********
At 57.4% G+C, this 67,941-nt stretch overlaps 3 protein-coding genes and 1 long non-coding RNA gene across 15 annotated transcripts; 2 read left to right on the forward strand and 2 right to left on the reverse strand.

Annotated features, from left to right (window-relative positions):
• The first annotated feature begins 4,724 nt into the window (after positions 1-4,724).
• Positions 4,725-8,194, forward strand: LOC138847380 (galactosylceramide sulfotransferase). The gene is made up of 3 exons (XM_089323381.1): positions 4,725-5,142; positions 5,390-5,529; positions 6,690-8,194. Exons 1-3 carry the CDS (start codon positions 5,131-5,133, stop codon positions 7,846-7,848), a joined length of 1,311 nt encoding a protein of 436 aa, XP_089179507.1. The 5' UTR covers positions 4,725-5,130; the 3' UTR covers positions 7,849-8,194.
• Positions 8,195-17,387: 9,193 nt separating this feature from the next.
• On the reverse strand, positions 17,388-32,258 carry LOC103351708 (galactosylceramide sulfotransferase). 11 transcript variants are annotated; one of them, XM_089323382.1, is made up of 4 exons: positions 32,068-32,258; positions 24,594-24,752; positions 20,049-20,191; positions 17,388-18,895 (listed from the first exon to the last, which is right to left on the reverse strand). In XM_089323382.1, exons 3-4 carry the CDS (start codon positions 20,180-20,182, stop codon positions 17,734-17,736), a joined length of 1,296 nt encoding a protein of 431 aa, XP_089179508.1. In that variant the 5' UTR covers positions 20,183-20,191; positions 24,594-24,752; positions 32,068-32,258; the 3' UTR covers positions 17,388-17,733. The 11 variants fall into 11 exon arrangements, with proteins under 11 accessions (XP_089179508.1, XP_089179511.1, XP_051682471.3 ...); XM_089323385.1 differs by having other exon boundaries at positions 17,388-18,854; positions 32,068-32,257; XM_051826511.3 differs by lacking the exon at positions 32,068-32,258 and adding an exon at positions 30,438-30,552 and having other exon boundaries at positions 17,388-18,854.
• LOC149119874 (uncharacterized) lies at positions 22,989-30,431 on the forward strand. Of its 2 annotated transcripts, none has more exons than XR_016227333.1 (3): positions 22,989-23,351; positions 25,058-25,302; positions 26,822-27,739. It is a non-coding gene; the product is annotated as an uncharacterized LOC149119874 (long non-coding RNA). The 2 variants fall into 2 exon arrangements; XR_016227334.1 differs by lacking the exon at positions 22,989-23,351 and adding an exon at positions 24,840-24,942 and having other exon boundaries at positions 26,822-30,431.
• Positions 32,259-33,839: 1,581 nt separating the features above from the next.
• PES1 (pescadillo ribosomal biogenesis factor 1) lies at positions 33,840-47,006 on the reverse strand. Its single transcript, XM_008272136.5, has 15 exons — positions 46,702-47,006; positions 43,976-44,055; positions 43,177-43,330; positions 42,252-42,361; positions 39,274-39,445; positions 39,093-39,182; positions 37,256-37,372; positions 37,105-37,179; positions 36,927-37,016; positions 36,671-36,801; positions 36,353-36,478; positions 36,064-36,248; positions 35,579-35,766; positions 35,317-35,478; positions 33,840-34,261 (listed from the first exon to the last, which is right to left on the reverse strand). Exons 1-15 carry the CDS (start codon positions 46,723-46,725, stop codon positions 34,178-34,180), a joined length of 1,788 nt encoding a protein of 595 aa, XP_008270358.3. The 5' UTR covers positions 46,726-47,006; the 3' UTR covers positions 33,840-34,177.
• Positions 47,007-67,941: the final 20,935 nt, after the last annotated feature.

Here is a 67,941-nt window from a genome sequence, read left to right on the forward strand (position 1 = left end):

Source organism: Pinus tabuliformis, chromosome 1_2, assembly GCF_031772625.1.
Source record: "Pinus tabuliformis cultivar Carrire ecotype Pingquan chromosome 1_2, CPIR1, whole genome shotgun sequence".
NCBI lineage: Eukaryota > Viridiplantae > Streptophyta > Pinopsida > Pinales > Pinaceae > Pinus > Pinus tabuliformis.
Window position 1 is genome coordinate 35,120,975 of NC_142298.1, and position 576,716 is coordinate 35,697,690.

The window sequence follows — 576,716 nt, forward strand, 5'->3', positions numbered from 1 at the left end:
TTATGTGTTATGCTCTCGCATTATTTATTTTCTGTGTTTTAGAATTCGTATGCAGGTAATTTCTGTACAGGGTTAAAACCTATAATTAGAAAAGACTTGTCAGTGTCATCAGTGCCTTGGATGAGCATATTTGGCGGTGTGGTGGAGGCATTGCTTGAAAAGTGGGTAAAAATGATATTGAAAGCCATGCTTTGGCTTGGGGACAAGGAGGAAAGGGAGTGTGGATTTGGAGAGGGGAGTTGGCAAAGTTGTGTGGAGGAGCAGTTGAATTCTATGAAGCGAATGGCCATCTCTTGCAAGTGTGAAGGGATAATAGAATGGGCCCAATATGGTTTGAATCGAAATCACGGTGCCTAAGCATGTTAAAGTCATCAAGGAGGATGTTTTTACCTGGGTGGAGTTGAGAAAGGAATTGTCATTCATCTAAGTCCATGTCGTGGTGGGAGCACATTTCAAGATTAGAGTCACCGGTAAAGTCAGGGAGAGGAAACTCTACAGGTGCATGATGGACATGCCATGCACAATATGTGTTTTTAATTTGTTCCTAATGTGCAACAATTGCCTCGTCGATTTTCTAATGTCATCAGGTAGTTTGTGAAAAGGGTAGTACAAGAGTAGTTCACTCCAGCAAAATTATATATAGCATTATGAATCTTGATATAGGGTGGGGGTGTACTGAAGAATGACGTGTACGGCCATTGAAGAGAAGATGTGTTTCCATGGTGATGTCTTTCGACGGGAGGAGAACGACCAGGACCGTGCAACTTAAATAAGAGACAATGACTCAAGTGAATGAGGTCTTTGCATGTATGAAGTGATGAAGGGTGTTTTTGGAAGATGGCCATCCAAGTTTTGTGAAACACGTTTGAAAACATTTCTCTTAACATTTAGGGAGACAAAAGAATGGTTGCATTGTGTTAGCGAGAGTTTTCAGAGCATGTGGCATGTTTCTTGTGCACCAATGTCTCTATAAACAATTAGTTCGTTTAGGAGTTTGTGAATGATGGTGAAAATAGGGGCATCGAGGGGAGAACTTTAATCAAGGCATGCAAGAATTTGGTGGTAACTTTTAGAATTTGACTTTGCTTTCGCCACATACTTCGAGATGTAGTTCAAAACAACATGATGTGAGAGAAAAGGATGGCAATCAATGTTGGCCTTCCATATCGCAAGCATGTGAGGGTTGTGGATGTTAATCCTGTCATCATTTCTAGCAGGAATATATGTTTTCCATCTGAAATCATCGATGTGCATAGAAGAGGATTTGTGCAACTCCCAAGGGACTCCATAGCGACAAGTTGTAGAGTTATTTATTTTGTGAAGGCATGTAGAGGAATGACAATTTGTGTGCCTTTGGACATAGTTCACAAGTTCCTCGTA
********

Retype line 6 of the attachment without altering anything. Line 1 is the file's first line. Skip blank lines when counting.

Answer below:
• On the reverse strand, positions 17,388-32,258 carry LOC103351708 (galactosylceramide sulfotransferase). 11 transcript variants are annotated; one of them, XM_089323382.1, is made up of 4 exons: positions 32,068-32,258; positions 24,594-24,752; positions 20,049-20,191; positions 17,388-18,895 (listed from the first exon to the last, which is right to left on the reverse strand). In XM_089323382.1, exons 3-4 carry the CDS (start codon positions 20,180-20,182, stop codon positions 17,734-17,736), a joined length of 1,296 nt encoding a protein of 431 aa, XP_089179508.1. In that variant the 5' UTR covers positions 20,183-20,191; positions 24,594-24,752; positions 32,068-32,258; the 3' UTR covers positions 17,388-17,733. The 11 variants fall into 11 exon arrangements, with proteins under 11 accessions (XP_089179508.1, XP_089179511.1, XP_051682471.3 ...); XM_089323385.1 differs by having other exon boundaries at positions 17,388-18,854; positions 32,068-32,257; XM_051826511.3 differs by lacking the exon at positions 32,068-32,258 and adding an exon at positions 30,438-30,552 and having other exon boundaries at positions 17,388-18,854.